To help save you time, I’ve put together a list of place that I personally use to get stock music for my audio projects. I’ve used these websites to produce podcast bumpers, radio commercials, explainer videos, phone systems, and even in audiobooks.

Royalty free stock music works similarly to how stock photos do. You purchase a license that includes being able to use it in any way you want, including in a product you sell, an unlimited number of times. Alternatively, with certain music you do not need to purchase such a license because the artist has released it into the public domain or under a creative commons license that allows you to use the music freely, or with some minor limitations, such as crediting the artist.

Here’s a list of my recommendations for stock music:

  1. Pond5

    This is my go-to as it has the best search capabilities, generally the best or at least great quality, and a big selection of excellent full length songs, :30 and :60 music beds, stings, audio logos, sweepers, and all kinds of sound effects. You can find music and sound effects for as cheap as $2 – $5, on up. For 30-second music clips I can usually find something I like in the $10 – $30 range. The search feature is really good and you can even search by vague terms such as the “feeling” the music evokes – happy, playful, sinister, mystery, futuristic, etc. – and come up with results that match what you’re looking for.

    UPDATE: Since I originally wrote this post, Pond5 has released a collection of public domain stock media – including not just music and sound effects, but also videos, photos, and even 3D models. These are available for free download and you can access the collection here.

  2. Audio Jungle 

    As far as music goes, some of their tunes are better than Pond5, but also not as well categorized, and the selection is more limited. Having said that, there are some real gems on Audio Jungle that you can’t get anywhere else, and they are worth purchasing.

  1. Free Music Archive

    A mix of mostly creative commons attribution licensed songs, which means you must credit the artist, and sometimes cannot use them songs for commercial purposes. But there are some real gems on here. Free Music Archive is where I got the awesome chiptune music for my podcast Sex & Science Hour – eventually the artist found my podcast, was cool with us using his songs, and even wished us luck with the show.

  2. FreePD

    Curated by musician and composer Kevin McLeod, and featuring several of his own songs, all of the music here is in the public domain – which means you can use it, remix it, modify it… or do pretty much anything you want with it, without asking anyone’s permission or giving credit to the artists behind it. Some of the music is not that great, but again, you get what you pay for. The “sci-fi” section is amazing for creating deliciously cheesy audio fiction – my partner Brian and I have used it extensively for his podcast, Sovryn Tech, of which I am the producer. Kevin is an amazing composer and will even do custom stock music (you have to hire him for that, of course, but why wouldn’t you want to hire him? He’s awesome.) By the way, Kevin says he “slogged through 45,000 Public Domain sermons to find this stuff.” Now that’s dedication!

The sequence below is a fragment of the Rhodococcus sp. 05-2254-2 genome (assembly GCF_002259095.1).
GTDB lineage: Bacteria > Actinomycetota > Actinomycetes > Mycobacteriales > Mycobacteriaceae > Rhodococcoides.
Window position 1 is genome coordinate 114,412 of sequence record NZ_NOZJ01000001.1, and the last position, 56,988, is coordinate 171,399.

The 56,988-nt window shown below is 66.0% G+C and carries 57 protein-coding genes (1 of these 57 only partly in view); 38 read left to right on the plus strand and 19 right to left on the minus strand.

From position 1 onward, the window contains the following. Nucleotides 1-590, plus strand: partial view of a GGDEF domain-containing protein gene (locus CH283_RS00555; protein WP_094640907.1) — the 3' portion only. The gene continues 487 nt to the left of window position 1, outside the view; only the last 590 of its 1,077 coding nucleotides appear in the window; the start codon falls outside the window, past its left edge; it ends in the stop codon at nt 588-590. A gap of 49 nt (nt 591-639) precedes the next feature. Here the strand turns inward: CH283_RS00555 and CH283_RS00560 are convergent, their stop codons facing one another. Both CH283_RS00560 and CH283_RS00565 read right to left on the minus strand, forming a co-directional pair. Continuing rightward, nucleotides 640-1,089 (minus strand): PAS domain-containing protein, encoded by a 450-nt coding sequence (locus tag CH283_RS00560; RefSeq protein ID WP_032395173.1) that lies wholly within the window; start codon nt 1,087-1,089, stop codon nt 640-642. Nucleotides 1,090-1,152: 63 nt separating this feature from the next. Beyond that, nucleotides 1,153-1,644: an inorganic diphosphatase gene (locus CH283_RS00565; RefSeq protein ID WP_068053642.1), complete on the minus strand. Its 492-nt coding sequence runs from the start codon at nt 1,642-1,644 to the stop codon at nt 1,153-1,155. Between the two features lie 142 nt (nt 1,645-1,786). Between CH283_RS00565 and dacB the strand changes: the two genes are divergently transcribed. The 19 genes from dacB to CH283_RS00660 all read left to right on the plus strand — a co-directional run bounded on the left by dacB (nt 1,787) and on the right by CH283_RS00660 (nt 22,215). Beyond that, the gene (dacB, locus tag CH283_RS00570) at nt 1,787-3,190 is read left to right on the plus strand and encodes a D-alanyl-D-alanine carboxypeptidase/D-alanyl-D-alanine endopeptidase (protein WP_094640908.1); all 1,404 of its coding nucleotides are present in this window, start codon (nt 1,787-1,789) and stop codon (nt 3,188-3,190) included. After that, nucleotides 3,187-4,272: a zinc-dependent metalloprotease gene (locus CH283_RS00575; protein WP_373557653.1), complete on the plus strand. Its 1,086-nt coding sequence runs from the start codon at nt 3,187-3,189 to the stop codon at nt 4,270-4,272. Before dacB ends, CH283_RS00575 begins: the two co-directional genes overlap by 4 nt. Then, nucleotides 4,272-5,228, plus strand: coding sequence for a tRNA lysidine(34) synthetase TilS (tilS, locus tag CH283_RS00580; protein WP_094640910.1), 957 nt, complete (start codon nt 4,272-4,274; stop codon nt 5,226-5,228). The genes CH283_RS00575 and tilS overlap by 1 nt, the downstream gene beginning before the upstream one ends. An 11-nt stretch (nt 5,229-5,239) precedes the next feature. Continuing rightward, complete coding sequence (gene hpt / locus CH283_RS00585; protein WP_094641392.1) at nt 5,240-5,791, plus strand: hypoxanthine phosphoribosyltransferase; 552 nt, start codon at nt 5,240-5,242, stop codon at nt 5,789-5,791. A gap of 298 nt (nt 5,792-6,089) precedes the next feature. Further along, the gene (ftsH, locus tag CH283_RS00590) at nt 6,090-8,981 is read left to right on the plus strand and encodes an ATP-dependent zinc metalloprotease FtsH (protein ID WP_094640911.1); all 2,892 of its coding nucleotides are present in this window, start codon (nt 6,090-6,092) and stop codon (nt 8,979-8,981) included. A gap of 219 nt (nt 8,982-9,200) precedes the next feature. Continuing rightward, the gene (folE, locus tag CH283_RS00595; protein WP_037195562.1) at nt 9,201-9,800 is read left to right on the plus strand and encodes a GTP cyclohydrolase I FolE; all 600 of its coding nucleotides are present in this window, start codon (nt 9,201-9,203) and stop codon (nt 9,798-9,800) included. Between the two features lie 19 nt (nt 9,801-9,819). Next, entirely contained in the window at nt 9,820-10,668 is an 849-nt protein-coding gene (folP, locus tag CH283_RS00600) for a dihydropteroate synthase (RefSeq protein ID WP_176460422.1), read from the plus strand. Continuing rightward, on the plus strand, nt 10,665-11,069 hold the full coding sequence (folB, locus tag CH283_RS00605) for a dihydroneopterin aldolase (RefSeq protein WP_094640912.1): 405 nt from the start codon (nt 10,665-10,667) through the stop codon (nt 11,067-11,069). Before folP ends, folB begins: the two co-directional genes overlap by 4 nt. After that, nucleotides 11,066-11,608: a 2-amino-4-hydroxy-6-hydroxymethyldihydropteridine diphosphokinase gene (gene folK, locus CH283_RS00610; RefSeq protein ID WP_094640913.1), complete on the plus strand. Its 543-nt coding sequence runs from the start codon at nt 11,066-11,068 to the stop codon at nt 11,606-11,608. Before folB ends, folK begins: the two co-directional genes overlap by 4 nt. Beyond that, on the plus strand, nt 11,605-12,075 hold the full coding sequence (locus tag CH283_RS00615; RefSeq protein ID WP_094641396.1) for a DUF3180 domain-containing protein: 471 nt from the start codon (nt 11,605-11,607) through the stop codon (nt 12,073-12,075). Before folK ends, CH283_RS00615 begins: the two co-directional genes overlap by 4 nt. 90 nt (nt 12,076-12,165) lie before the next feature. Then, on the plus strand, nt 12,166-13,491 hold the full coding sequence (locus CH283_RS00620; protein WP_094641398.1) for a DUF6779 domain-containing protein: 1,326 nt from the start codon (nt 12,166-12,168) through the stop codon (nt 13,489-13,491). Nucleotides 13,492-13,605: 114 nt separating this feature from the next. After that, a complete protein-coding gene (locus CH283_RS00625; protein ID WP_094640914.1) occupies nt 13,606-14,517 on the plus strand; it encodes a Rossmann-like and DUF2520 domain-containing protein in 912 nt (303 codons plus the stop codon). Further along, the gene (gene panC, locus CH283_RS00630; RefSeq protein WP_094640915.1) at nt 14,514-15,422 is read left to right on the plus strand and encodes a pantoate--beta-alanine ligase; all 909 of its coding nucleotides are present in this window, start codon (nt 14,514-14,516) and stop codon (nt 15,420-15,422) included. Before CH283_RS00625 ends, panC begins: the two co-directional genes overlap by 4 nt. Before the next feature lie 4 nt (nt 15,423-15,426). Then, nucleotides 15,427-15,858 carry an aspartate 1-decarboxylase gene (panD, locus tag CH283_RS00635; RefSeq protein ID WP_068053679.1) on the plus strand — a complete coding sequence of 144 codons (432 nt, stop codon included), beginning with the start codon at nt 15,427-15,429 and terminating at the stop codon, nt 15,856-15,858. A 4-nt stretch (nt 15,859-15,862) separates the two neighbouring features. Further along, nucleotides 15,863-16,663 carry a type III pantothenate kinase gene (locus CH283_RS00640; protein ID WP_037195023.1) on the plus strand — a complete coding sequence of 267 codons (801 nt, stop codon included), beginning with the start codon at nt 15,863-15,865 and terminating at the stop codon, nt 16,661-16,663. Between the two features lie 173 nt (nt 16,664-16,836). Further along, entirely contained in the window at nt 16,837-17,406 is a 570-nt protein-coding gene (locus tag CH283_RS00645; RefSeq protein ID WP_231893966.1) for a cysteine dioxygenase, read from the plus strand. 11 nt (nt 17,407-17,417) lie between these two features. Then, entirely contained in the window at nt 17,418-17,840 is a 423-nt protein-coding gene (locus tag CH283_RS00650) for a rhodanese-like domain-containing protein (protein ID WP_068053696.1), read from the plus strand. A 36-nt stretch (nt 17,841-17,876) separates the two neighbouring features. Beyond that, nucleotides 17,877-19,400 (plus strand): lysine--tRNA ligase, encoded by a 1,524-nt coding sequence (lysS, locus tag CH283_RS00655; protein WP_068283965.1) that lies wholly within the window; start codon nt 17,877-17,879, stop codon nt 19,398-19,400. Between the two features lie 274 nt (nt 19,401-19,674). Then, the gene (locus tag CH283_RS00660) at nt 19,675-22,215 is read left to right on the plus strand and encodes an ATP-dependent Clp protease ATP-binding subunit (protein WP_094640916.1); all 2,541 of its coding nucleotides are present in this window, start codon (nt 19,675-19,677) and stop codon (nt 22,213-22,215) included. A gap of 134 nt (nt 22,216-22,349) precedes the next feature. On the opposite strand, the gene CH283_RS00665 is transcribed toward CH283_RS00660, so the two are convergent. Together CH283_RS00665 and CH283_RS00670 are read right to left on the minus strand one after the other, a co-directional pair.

3. Free Stock Music

    If you create a login, you can download free, royalty-free stock music (though in terms of the quality, “you get what you pay for” applies.) Their business model appears to be to upsell you to a membership at AudioBlocks, which is a membership site with higher quality royalty-free music. Disclosure: I haven’t personally used Free Stock Music yet for any of my projects, but I found it on a search just before writing this post and plan to try it when the opportunity arises – it was one of the few I saw that didn’t completely suck. 🙂

  4. Pond5 Public Domain Collection

    As I mentioned above, Pond5 has recently released a collection of public domain stock media – including not just music and sound effects, but also videos, photos, and even 3D models. These are available for free download and you can access the collection here.


There you have it! I hope you’ve found this list of places to find stock music helpful.

Once you’ve found your perfect piece of stock music, why not hire me to add a great voiceover to complete the project?